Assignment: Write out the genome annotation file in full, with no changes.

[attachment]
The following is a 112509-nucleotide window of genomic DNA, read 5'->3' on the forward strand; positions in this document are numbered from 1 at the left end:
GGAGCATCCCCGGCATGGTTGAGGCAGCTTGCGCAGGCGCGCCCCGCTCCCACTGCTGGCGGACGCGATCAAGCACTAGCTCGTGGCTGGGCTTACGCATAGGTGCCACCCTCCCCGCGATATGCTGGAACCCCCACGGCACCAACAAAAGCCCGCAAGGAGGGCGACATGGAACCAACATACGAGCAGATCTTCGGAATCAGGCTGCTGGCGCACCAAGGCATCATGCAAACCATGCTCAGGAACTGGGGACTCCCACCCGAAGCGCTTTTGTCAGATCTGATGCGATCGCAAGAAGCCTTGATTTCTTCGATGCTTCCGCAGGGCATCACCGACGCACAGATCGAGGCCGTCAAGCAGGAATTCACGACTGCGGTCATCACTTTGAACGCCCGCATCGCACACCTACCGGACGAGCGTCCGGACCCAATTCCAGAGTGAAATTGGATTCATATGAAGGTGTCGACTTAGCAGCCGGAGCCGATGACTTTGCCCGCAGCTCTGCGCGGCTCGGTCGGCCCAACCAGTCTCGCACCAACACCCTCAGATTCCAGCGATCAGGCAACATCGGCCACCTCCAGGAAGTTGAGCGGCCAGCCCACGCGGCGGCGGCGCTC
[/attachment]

The following is a 112509-nucleotide window of genomic DNA, read 5'->3' on the forward strand; positions in this document are numbered from 1 at the left end:
GGAGCATCCCCGGCATGGTTGAGGCAGCTTGCGCAGGCGCGCCCCGCTCCCACTGCTGGCGGACGCGATCAAGCACTAGCTCGTGGCTGGGCTTACGCATAGGTGCCACCCTCCCCGCGATATGCTGGAACCCCCACGGCACCAACAAAAGCCCGCAAGGAGGGCGACATGGAACCAACATACGAGCAGATCTTCGGAATCAGGCTGCTGGCGCACCAAGGCATCATGCAAACCATGCTCAGGAACTGGGGACTCCCACCCGAAGCGCTTTTGTCAGATCTGATGCGATCGCAAGAAGCCTTGATTTCTTCGATGCTTCCGCAGGGCATCACCGACGCACAGATCGAGGCCGTCAAGCAGGAATTCACGACTGCGGTCATCACTTTGAACGCCCGCATCGCACACCTACCGGACGAGCGTCCGGACCCAATTCCAGAGTGAAATTGGATTCATATGAAGGTGTCGACTTAGCAGCCGGAGCCGATGACTTTGCCCGCAGCTCTGCGCGGCTCGGTCGGCCCAACCAGTCTCGCACCAACACCCTCAGATTCCAGCGATCAGGCAACATCGGCCACCTCCAGGAAGTTGAGCGGCCAGCCCACGCGGCGGCGGCGCTC